With this articulated relief, Raetz creates an image for the act of looking and the way it is grounded in the mind. Together, thought and the direction of one’s gaze form perception, which is in constant transformation according to the point of view. Only three hues are employed to colour the piece in its entirety, i.e., white on the torso and face, pink on the background and green to accentuate the volumes. This limitation of the artist’s palette, in a tonality that is both subdued and bright, situates the work in the vein of 1960s Pop Art.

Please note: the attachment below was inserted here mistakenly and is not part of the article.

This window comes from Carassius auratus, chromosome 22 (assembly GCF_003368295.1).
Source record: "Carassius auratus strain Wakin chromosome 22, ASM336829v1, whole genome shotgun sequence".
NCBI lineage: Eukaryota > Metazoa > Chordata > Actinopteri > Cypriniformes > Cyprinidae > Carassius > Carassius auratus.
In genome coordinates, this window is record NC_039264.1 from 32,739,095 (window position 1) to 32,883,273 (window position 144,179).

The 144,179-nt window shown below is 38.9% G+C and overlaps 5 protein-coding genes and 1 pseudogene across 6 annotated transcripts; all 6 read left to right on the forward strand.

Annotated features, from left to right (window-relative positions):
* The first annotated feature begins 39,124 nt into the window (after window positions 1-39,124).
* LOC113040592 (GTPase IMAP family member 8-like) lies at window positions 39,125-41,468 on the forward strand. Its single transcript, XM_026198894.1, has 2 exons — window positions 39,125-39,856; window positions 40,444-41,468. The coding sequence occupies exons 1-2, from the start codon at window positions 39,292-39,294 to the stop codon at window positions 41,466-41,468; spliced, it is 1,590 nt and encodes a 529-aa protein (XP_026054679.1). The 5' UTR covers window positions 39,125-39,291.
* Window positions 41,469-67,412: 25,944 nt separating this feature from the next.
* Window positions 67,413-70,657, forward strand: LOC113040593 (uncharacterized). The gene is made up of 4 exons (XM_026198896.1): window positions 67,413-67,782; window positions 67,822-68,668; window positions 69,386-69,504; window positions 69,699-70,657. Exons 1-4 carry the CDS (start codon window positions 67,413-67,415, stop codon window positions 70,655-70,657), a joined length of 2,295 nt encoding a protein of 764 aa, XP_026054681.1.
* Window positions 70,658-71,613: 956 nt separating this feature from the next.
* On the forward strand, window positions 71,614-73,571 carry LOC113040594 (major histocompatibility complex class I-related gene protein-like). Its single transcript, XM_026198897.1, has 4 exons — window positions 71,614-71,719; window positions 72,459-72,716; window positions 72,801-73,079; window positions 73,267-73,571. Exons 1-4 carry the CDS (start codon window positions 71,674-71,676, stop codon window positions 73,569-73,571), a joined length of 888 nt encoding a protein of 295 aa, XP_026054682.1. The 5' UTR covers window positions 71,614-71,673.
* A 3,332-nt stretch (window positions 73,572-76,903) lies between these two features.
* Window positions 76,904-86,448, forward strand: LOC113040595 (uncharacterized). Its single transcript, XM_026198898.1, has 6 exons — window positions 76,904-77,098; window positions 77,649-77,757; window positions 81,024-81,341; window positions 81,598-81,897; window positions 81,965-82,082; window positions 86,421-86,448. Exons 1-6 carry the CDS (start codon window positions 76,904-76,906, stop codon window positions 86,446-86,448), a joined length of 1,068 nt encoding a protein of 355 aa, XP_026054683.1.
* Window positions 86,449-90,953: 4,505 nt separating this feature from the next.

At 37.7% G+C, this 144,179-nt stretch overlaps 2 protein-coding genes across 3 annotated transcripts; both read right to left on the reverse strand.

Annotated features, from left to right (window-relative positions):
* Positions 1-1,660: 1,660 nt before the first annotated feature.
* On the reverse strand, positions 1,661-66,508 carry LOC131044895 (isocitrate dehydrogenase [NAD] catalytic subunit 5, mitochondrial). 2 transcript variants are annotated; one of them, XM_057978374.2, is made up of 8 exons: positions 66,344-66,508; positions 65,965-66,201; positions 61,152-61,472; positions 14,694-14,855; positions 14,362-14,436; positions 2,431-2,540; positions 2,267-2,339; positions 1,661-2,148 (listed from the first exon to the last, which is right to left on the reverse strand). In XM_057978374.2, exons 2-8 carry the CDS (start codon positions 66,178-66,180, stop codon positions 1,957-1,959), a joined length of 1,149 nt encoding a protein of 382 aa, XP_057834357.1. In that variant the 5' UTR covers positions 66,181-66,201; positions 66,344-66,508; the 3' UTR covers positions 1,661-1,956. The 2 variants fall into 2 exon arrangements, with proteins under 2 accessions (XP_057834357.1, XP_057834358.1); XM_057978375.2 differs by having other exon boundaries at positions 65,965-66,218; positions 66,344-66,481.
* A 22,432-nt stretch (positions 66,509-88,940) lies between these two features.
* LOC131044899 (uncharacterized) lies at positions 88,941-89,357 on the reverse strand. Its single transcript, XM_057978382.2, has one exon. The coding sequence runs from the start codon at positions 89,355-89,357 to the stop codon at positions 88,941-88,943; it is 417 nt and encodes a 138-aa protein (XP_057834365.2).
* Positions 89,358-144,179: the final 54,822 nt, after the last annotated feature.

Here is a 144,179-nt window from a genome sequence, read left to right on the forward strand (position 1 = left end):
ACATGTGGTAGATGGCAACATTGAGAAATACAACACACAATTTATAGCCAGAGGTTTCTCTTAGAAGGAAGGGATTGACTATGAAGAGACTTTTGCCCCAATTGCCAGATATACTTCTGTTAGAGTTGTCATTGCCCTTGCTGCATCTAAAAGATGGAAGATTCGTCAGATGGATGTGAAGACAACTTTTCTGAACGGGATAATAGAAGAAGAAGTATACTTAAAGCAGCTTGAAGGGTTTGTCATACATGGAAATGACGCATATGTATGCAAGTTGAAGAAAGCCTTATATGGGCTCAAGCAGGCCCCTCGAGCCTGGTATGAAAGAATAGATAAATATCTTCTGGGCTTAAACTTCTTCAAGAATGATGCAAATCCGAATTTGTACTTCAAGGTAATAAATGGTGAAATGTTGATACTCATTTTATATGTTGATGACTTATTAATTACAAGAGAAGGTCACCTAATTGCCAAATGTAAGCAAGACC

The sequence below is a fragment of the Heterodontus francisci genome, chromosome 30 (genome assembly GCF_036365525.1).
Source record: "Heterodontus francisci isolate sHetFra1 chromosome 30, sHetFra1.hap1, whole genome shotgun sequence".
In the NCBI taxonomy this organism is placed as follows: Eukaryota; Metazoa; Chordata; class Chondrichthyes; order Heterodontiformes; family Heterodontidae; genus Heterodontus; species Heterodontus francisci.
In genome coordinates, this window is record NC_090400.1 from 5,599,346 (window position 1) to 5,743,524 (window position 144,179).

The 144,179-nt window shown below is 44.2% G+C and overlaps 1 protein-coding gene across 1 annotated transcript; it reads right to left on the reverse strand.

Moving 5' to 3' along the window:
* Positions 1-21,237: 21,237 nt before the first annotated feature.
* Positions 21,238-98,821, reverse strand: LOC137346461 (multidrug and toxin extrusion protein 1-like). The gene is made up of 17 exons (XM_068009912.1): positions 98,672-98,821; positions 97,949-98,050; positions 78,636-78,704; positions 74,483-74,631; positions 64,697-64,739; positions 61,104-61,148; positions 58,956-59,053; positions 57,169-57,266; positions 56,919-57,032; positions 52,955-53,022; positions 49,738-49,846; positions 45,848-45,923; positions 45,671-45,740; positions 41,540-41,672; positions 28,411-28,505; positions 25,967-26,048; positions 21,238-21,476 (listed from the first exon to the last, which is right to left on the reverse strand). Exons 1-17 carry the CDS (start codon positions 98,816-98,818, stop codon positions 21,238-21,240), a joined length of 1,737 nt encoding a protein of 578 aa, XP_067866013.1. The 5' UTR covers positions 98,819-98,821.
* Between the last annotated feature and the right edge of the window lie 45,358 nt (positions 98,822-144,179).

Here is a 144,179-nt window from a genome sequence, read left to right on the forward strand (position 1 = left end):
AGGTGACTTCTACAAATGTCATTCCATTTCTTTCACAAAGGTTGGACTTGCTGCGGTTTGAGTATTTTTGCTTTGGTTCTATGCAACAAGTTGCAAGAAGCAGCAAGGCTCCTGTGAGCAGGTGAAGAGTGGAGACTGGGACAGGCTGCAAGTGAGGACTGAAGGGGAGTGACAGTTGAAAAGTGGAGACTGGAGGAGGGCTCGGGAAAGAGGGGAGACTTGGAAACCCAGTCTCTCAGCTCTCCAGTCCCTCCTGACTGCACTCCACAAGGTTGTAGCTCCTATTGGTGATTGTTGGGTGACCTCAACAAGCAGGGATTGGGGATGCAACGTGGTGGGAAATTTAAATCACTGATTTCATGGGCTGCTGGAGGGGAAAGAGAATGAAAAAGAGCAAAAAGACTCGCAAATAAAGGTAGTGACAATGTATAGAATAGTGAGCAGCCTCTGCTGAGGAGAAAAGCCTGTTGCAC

The model for the profile was Walo von Fellenberg, a writer, photographer and Raetz’s partner in analysing the gaze. He is seen, moreover, in other wooden reliefs dating from 1966. It was also in the 1960s that Raetz first introduced his exploration of the construction and deconstruction of images in pointillist networks, as this relief attests. Indeed this work already crystallises the subjects that will eventually form the bulk of Raetz’s output. It aims to demonstrate, through a composition that places the human face front and centre, the degree to which the intellect and the eye are closely linked and interdependent.